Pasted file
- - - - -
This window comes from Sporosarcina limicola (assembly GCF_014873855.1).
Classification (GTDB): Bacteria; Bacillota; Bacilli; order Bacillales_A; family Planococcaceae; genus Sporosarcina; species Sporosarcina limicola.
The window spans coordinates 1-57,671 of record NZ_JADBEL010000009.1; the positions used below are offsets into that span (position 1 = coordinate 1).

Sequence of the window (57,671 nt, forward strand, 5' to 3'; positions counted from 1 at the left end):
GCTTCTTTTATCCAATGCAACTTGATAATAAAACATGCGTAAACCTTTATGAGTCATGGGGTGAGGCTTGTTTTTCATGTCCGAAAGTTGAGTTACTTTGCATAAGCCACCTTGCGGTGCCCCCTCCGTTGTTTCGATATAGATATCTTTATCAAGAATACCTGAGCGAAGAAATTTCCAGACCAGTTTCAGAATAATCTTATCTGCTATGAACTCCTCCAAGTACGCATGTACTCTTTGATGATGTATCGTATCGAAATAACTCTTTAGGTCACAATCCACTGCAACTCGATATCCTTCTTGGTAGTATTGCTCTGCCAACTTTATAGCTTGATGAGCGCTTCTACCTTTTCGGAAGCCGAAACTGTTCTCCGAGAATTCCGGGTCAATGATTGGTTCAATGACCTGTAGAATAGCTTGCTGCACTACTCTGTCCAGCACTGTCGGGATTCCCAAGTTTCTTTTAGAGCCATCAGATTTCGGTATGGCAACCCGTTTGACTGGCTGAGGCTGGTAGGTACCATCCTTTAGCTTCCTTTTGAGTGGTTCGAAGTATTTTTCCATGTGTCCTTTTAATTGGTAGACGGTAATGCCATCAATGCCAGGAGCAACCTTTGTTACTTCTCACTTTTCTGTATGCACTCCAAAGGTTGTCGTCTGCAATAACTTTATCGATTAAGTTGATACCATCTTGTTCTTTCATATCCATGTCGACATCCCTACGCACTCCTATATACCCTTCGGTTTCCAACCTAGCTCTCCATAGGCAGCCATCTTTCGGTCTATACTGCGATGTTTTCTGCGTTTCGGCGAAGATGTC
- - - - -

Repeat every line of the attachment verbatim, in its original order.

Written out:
This window comes from Sporosarcina limicola (assembly GCF_014873855.1).
Classification (GTDB): Bacteria; Bacillota; Bacilli; order Bacillales_A; family Planococcaceae; genus Sporosarcina; species Sporosarcina limicola.
The window spans coordinates 1-57,671 of record NZ_JADBEL010000009.1; the positions used below are offsets into that span (position 1 = coordinate 1).

Sequence of the window (57,671 nt, forward strand, 5' to 3'; positions counted from 1 at the left end):
GCTTCTTTTATCCAATGCAACTTGATAATAAAACATGCGTAAACCTTTATGAGTCATGGGGTGAGGCTTGTTTTTCATGTCCGAAAGTTGAGTTACTTTGCATAAGCCACCTTGCGGTGCCCCCTCCGTTGTTTCGATATAGATATCTTTATCAAGAATACCTGAGCGAAGAAATTTCCAGACCAGTTTCAGAATAATCTTATCTGCTATGAACTCCTCCAAGTACGCATGTACTCTTTGATGATGTATCGTATCGAAATAACTCTTTAGGTCACAATCCACTGCAACTCGATATCCTTCTTGGTAGTATTGCTCTGCCAACTTTATAGCTTGATGAGCGCTTCTACCTTTTCGGAAGCCGAAACTGTTCTCCGAGAATTCCGGGTCAATGATTGGTTCAATGACCTGTAGAATAGCTTGCTGCACTACTCTGTCCAGCACTGTCGGGATTCCCAAGTTTCTTTTAGAGCCATCAGATTTCGGTATGGCAACCCGTTTGACTGGCTGAGGCTGGTAGGTACCATCCTTTAGCTTCCTTTTGAGTGGTTCGAAGTATTTTTCCATGTGTCCTTTTAATTGGTAGACGGTAATGCCATCAATGCCAGGAGCAACCTTTGTTACTTCTCACTTTTCTGTATGCACTCCAAAGGTTGTCGTCTGCAATAACTTTATCGATTAAGTTGATACCATCTTGTTCTTTCATATCCATGTCGACATCCCTACGCACTCCTATATACCCTTCGGTTTCCAACCTAGCTCTCCATAGGCAGCCATCTTTCGGTCTATACTGCGATGTTTTCTGCGTTTCGGCGAAGATGTC